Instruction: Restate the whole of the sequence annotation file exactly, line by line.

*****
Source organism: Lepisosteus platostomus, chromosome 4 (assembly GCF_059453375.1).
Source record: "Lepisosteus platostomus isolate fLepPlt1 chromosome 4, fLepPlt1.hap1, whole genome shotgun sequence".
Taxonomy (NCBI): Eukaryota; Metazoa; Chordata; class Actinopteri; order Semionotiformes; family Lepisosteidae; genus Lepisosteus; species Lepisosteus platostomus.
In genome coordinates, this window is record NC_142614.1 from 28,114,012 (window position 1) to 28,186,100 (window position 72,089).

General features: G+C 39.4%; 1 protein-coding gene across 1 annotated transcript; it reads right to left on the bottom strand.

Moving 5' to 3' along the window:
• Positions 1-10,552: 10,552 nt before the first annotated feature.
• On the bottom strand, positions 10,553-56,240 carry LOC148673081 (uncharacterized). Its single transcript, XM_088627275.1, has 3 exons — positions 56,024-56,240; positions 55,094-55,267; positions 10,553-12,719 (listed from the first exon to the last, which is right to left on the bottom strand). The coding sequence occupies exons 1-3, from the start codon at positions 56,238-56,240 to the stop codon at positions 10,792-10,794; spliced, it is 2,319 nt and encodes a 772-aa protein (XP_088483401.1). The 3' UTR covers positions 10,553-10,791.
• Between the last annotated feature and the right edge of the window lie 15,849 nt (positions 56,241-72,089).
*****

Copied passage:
Source organism: Lepisosteus platostomus, chromosome 4 (assembly GCF_059453375.1).
Source record: "Lepisosteus platostomus isolate fLepPlt1 chromosome 4, fLepPlt1.hap1, whole genome shotgun sequence".
Taxonomy (NCBI): Eukaryota; Metazoa; Chordata; class Actinopteri; order Semionotiformes; family Lepisosteidae; genus Lepisosteus; species Lepisosteus platostomus.
In genome coordinates, this window is record NC_142614.1 from 28,114,012 (window position 1) to 28,186,100 (window position 72,089).

General features: G+C 39.4%; 1 protein-coding gene across 1 annotated transcript; it reads right to left on the bottom strand.

Moving 5' to 3' along the window:
• Positions 1-10,552: 10,552 nt before the first annotated feature.
• On the bottom strand, positions 10,553-56,240 carry LOC148673081 (uncharacterized). Its single transcript, XM_088627275.1, has 3 exons — positions 56,024-56,240; positions 55,094-55,267; positions 10,553-12,719 (listed from the first exon to the last, which is right to left on the bottom strand). The coding sequence occupies exons 1-3, from the start codon at positions 56,238-56,240 to the stop codon at positions 10,792-10,794; spliced, it is 2,319 nt and encodes a 772-aa protein (XP_088483401.1). The 3' UTR covers positions 10,553-10,791.
• Between the last annotated feature and the right edge of the window lie 15,849 nt (positions 56,241-72,089).